© Greg Nash
Ben Carson on Thursday said his medical background gives him useful experience to lead the Department of Housing and Urban Development (HUD), drawing a parallel between health and housing.
Testifying before the Senate Banking Committee, the retired neurosurgeon and former GOP presidential candidate called for a “strong healthy foundation in the home.”
“There is a strong connection between housing and health, which is of course my background,” Carson told lawmakers, according to prepared remarks that he did not actually deliver while testifying before the committee.
Shortly after his testimony began, the Washington Post noted that portions of the text that he skipped over appear to be lifted word-for-word from a Robert Wood Johnson Foundation report.
“Where one lives should not cause health problems.”
President-elect Donald TrumpDonald TrumpClyburn says he's worried about losing House, 'losing this democracy' Sinema reignites 2024 primary chatter amid filibuster fight Why not a Manchin-DeSantis ticket for 2024? MORE nominated Carson on Dec. 5, 2016, to lead HUD.
Carson, who has never held a government post, addressed concerns from members of the committee about his ability to run an agency with a $48 billion budget.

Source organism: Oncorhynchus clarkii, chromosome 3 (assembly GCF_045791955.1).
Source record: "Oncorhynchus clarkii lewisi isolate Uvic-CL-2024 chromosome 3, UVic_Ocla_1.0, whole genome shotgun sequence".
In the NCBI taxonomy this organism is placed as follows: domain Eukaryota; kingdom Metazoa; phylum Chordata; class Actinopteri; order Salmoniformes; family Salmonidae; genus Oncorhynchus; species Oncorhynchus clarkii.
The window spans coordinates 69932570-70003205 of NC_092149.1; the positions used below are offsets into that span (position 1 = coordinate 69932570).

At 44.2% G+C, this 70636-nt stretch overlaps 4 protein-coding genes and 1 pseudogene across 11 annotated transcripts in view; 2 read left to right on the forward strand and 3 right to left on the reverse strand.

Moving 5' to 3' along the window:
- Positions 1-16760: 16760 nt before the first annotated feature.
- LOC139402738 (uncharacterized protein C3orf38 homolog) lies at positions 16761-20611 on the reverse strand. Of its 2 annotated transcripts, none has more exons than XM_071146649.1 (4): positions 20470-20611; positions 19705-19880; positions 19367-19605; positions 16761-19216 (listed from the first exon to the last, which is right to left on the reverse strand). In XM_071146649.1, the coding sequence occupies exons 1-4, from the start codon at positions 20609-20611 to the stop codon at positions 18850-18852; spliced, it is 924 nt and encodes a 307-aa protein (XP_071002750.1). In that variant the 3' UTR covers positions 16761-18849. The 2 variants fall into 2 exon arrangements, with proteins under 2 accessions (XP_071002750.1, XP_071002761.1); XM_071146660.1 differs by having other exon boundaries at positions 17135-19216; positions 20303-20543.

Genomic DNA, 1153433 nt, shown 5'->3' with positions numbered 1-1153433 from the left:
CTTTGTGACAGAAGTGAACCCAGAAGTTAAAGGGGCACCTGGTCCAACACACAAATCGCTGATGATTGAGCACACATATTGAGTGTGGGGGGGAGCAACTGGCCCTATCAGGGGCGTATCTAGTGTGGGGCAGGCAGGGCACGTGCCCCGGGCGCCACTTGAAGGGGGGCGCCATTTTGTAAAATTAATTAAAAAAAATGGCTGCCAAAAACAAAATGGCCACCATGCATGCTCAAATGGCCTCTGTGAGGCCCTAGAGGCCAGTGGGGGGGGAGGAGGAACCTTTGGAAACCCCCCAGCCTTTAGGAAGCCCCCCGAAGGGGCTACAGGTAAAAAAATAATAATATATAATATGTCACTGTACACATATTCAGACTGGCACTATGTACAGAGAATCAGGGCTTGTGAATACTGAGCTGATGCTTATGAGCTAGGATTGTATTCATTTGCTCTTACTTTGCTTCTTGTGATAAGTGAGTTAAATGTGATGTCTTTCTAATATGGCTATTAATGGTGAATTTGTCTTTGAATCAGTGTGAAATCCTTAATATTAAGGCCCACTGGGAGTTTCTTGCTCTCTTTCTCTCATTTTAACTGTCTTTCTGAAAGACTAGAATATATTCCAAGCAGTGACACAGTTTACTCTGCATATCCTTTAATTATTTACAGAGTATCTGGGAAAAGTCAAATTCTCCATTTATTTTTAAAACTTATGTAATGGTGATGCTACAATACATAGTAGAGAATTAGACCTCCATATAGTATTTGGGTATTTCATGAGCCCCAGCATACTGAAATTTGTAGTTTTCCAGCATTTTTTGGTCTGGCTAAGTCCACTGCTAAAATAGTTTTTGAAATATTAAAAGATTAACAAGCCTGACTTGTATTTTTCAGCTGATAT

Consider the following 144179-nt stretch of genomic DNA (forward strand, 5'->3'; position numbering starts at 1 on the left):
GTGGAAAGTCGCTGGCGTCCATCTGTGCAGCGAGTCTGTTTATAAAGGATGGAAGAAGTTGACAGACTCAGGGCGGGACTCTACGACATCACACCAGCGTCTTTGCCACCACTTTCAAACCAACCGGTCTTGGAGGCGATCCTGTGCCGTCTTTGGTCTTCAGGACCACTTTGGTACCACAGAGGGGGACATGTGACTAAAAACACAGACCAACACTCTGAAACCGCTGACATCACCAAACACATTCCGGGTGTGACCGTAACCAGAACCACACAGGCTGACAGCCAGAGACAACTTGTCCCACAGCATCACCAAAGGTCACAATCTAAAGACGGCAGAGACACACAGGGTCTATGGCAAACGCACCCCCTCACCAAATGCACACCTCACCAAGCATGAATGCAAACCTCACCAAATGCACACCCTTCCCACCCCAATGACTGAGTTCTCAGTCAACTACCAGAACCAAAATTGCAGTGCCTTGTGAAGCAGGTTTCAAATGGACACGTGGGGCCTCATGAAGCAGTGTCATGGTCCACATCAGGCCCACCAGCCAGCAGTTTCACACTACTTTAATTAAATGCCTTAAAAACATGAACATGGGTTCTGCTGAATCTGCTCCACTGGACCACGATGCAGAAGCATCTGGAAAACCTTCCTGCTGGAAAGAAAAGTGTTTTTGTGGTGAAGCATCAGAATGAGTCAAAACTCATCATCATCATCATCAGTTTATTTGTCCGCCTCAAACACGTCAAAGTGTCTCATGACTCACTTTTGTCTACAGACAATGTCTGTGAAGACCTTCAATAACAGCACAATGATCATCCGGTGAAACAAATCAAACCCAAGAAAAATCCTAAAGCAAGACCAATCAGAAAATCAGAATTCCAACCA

"Many members of this committee with whom I’ve met have asked me why I would want to run HUD. It’s a good question. I want to help heal America’s divisiveness, and I think HUD is positioned to help in that healing," he said.
"One of our biggest threats right now is this political division, racial conflict, and class warfare. I see HUD as part of the solution, helping ensure housing security and strong communities,” Carson continued.
“HUD has several different ways it helps people, through [ensuring] financing for that first home to helping those in poverty, which has been an intractable problem for decades.”
In his testimony, Carson expressed particular concern about lead poisoning in the housing sector. His home state of Michigan has faced scrutiny for lead contamination in the drinking water in Flint.
“Most Americans spend about 90 percent of their time indoors, and an estimated two-thirds of that time is spent in the home,” Carson said. “Very young children spend even more time at home and are especially vulnerable to household hazards.”
“I can tell you that lead poisoning irreversibly affects brain and nervous system development, resulting in lower intelligence and reading disabilities,” he added.
Updated 12:21 p.m.
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